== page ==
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Stephanie Sutton was an assistant editor at Pharmaceutical Technology Europe.
The end of October saw chaos in the Caribbean and then on the east coast of the US.
The end of October saw chaos in the Caribbean and then on the east coast of the US, particularly in New York and New Jersey (the location of some of PharmTech’s offices) after hurricane Sandy hit.
The pharmaceutical industry has also been affected by the storm, with several big companies delaying the announcements of their third-quarter financial results. On a consumer and patient-level, medicinal supplies have been affected in the US by looting and power outages affecting the filling of prescriptions.
The pharmaceutical industry has been quick off the mark to lend a helping hand to relief efforts.
Amgen and its Amgen Foundation are contributing $250 000 to support relief efforts, including $100 000 to Direct Relief International, a nonprofit support agency that provides medical assistance to people affected by poverty, disaster, and civil unrest. The remainder of the funding will mainly be disbursed to organizations that specifically support dialysis patients, who require timely treatment.
Eli Lilly’s Lilly Foundation has donated $200 000 to the American Red Cross. In addition, the foundation is also contributing one dollar for every dollar donated by Eli Lilly employees to the American Red Cross or Salvation Army .
Abbott is donating $1 million in funding and product donations to support relief efforts. Grants will be awarded to the American Red Cross, AmeriCares, Direct Relief International and World Vets, and product donations have also been made to Direct Relief International and Feeding America. Product donations have also been supplied to food banks and free clinics in states along the east coast of the US, including New Jersey, New York, North Carolina, South Carolina and Virginia.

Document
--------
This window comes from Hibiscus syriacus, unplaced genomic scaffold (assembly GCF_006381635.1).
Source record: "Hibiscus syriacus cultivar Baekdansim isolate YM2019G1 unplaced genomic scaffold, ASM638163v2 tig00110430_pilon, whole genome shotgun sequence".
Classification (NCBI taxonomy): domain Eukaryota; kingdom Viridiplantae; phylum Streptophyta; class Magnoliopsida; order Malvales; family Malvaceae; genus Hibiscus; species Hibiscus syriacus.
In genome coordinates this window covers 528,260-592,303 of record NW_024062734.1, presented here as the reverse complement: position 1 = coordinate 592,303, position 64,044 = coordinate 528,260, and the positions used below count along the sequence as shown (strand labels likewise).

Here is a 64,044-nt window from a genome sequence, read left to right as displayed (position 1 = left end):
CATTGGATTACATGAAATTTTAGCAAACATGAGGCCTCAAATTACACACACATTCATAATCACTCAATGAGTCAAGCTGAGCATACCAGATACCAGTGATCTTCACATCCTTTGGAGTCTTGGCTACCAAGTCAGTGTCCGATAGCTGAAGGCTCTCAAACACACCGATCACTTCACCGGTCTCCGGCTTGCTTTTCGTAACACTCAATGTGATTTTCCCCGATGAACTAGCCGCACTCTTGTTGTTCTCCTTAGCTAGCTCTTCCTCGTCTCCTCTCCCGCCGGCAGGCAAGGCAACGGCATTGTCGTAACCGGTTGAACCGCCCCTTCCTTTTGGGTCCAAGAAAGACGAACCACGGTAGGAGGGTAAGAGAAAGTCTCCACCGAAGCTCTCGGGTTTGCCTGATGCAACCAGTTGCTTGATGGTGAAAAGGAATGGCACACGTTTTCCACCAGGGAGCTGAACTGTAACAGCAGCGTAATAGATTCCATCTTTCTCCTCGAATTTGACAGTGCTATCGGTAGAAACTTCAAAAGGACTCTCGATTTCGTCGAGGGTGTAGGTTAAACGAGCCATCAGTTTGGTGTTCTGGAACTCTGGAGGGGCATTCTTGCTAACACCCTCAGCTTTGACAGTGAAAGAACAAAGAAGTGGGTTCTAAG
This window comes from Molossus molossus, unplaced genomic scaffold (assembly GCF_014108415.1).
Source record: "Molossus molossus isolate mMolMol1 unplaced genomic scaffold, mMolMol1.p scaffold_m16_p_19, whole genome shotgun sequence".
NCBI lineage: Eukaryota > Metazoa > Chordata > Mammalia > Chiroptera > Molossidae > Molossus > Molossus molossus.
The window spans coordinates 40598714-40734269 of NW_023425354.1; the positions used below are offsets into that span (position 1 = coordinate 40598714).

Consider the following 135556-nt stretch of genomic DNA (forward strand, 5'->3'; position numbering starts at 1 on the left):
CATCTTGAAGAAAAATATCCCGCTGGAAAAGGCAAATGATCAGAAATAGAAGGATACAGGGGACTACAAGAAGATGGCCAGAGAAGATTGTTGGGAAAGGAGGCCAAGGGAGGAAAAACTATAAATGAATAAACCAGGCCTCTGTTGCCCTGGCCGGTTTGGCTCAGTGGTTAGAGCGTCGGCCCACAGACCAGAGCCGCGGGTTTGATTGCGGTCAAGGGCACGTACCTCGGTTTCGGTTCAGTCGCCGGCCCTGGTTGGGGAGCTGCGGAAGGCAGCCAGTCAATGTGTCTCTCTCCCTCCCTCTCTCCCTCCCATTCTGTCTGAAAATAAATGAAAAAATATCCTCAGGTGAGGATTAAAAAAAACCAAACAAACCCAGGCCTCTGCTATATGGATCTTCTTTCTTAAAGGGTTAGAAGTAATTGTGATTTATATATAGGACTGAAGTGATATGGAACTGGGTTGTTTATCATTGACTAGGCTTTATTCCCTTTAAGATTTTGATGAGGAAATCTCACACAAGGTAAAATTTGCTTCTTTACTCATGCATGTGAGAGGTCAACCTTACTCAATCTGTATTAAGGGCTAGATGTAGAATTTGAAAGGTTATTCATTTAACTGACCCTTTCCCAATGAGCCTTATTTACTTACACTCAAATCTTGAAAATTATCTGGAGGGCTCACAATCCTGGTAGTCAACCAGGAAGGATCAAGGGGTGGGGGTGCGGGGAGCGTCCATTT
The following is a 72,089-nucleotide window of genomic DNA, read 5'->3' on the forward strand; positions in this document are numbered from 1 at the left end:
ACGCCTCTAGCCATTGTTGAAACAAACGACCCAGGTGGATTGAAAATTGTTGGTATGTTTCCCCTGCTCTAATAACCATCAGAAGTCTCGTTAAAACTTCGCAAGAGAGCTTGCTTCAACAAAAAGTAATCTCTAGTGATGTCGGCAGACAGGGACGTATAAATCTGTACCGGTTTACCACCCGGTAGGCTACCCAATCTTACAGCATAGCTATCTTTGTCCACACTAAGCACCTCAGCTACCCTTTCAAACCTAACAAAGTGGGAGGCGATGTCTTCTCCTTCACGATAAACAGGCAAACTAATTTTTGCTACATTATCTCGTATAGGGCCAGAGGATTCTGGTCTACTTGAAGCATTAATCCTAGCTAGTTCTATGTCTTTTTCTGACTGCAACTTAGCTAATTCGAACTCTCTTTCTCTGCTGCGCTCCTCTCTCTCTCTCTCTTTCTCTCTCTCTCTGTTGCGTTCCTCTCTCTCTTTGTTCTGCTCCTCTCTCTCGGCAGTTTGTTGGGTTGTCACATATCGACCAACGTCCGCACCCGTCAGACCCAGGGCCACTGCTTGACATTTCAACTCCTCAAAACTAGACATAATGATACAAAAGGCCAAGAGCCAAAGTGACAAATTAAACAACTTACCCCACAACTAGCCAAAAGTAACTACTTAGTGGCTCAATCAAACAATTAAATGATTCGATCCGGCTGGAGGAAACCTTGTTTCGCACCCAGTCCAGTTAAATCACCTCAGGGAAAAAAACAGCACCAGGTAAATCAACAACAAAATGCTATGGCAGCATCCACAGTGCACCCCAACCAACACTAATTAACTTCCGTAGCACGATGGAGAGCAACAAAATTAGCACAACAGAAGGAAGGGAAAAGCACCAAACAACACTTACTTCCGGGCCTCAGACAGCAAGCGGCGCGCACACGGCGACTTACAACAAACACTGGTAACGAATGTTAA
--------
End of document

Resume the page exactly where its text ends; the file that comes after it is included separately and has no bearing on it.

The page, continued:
Abbott was actually already preparing for a potential disaster before Sandy struck. Earlier this year, the company worked with Feeding America and Direct Relief International to strategically preposition disaster relief packs containing nutritional and medical products in coastal communities that were seen to be at high risk of hurricanes. Abbott donated adult and paediatric nutritional products and rehydration solutions to the packs, as well as nutritional products, medicine and diabetes care products to free clinics via Direct Relief International. Food banks and free clinics can access the packs as needed to quickly respond to local needs.
Although it’s great to see the pharmaceutical industry offering a helping hand - and even preempting disasters with prepared packs - I was a little disappointed to see that little media attention, both inside and outside of the pharmaceutical industry, has been directed at the Caribbean countries hit by the storm, some of which were hit by Sandy when it was in its Category 2 state. None of the press statements from the above companies mentioned humanitarian aid in the Caribbean, although perhaps efforts are being pursued in a quieter fashion. As more pharmaceutical companies no doubt come forward with donations and aid offering, I hope greater attention is spread across the damage caused by Sandy on a global basis.